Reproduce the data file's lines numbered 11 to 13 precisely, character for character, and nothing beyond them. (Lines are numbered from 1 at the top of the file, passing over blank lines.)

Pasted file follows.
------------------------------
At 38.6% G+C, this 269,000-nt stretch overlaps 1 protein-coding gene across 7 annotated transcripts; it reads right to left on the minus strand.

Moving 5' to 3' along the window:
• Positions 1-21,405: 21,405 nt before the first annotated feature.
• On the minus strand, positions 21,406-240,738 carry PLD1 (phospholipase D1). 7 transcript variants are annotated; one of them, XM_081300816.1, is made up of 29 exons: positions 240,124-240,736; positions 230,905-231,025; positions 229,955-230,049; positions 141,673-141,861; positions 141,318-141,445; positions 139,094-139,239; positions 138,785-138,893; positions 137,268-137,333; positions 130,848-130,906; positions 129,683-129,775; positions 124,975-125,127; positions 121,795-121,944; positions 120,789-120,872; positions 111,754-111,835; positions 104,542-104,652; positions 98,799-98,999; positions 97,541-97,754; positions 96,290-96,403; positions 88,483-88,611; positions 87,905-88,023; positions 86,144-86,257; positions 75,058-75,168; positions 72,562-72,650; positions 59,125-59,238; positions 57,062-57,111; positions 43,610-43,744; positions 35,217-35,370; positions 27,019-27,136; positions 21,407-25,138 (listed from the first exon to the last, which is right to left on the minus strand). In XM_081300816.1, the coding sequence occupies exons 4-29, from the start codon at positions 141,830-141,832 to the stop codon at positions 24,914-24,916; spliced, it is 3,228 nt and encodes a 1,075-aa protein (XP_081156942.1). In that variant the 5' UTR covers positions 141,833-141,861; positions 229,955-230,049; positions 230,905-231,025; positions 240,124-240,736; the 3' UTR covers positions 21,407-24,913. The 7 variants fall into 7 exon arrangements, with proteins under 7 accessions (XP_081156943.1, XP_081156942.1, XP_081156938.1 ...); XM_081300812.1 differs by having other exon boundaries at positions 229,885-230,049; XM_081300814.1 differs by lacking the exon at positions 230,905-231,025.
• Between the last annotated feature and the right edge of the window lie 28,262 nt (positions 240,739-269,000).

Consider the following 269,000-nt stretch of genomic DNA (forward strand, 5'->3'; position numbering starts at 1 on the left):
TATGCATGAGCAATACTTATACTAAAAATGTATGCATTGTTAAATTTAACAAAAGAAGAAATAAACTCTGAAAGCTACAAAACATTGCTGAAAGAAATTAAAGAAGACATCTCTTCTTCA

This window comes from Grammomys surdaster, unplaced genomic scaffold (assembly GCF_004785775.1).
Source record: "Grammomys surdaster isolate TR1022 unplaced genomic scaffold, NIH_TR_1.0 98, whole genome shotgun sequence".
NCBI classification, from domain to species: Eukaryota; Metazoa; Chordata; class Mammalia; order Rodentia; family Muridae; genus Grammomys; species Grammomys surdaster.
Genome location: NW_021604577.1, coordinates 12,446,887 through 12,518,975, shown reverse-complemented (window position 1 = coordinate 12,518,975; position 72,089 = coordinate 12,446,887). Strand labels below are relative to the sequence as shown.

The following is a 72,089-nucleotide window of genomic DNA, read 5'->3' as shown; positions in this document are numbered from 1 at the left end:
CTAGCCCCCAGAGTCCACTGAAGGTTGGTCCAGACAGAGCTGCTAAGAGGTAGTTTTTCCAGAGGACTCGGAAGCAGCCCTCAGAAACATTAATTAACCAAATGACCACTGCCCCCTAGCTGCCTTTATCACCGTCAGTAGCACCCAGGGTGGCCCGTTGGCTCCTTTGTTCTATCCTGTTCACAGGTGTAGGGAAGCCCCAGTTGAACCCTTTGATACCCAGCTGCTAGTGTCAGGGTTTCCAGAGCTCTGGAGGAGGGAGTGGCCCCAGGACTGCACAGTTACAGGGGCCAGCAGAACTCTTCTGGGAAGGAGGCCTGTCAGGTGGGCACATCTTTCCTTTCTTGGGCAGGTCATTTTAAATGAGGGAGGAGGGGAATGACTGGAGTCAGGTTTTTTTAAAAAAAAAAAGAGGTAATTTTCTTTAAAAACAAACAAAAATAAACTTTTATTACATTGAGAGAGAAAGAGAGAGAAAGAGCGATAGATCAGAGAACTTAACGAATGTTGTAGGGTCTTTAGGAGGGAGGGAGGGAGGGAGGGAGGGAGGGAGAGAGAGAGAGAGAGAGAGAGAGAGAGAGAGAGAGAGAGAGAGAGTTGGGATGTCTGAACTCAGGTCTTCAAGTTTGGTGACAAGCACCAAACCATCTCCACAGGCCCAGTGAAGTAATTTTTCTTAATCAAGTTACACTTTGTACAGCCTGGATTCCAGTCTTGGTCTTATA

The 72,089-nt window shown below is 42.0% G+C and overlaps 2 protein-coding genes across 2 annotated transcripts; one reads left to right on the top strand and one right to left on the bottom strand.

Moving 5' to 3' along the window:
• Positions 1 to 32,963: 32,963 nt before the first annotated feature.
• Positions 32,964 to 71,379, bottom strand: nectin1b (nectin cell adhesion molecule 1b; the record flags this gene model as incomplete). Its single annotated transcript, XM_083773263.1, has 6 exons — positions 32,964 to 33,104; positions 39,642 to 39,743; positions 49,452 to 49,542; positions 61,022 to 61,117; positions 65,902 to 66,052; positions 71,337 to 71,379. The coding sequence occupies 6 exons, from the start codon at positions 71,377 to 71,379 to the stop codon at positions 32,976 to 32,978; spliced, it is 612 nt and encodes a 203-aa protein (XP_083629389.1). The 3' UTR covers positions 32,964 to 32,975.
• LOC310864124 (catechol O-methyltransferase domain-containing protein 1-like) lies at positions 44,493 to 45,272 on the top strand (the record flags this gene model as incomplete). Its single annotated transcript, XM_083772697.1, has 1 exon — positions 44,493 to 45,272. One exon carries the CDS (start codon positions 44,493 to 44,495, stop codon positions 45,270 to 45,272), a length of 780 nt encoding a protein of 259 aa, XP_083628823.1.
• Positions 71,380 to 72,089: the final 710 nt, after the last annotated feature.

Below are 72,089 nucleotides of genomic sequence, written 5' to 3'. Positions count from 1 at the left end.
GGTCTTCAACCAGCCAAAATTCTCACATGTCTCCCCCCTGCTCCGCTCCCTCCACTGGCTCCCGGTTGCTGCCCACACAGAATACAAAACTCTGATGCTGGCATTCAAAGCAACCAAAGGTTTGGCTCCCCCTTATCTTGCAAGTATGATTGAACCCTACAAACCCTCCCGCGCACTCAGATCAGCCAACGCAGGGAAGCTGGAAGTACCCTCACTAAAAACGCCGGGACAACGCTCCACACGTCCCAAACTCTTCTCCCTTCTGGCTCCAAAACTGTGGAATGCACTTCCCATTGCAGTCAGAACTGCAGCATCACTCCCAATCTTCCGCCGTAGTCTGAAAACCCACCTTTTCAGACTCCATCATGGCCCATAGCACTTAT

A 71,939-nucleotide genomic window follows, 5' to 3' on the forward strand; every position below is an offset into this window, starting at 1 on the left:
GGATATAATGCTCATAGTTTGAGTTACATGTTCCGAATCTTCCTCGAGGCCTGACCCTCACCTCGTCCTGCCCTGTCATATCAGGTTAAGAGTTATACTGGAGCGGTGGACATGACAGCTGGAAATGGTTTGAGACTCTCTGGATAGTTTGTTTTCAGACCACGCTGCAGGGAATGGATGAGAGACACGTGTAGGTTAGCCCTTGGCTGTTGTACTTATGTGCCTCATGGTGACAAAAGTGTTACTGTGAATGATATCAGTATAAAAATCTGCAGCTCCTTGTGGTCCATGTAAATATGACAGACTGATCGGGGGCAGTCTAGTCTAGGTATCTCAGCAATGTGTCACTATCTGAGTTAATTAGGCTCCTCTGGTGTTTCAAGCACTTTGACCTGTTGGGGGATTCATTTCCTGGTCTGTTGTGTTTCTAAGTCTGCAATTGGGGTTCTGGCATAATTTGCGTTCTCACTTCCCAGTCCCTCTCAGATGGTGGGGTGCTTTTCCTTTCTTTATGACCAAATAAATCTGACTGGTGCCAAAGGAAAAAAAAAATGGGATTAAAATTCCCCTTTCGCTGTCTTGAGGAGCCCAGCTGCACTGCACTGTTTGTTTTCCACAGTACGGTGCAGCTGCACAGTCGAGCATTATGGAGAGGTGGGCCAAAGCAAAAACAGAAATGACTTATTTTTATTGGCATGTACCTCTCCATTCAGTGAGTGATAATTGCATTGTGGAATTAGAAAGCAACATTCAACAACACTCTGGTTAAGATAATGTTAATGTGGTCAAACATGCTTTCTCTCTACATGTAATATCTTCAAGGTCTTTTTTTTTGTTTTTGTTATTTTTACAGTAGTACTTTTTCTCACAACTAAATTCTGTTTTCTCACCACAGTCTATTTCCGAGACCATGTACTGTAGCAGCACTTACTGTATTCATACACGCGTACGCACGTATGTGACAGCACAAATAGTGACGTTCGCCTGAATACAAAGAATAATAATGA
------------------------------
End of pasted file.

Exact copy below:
Genome location: NW_021604577.1, coordinates 12,446,887 through 12,518,975, shown reverse-complemented (window position 1 = coordinate 12,518,975; position 72,089 = coordinate 12,446,887). Strand labels below are relative to the sequence as shown.

The following is a 72,089-nucleotide window of genomic DNA, read 5'->3' as shown; positions in this document are numbered from 1 at the left end:
CTAGCCCCCAGAGTCCACTGAAGGTTGGTCCAGACAGAGCTGCTAAGAGGTAGTTTTTCCAGAGGACTCGGAAGCAGCCCTCAGAAACATTAATTAACCAAATGACCACTGCCCCCTAGCTGCCTTTATCACCGTCAGTAGCACCCAGGGTGGCCCGTTGGCTCCTTTGTTCTATCCTGTTCACAGGTGTAGGGAAGCCCCAGTTGAACCCTTTGATACCCAGCTGCTAGTGTCAGGGTTTCCAGAGCTCTGGAGGAGGGAGTGGCCCCAGGACTGCACAGTTACAGGGGCCAGCAGAACTCTTCTGGGAAGGAGGCCTGTCAGGTGGGCACATCTTTCCTTTCTTGGGCAGGTCATTTTAAATGAGGGAGGAGGGGAATGACTGGAGTCAGGTTTTTTTAAAAAAAAAAAGAGGTAATTTTCTTTAAAAACAAACAAAAATAAACTTTTATTACATTGAGAGAGAAAGAGAGAGAAAGAGCGATAGATCAGAGAACTTAACGAATGTTGTAGGGTCTTTAGGAGGGAGGGAGGGAGGGAGGGAGGGAGGGAGAGAGAGAGAGAGAGAGAGAGAGAGAGAGAGAGAGAGAGAGAGAGTTGGGATGTCTGAACTCAGGTCTTCAAGTTTGGTGACAAGCACCAAACCATCTCCACAGGCCCAGTGAAGTAATTTTTCTTAATCAAGTTACACTTTGTACAGCCTGGATTCCAGTCTTGGTCTTATA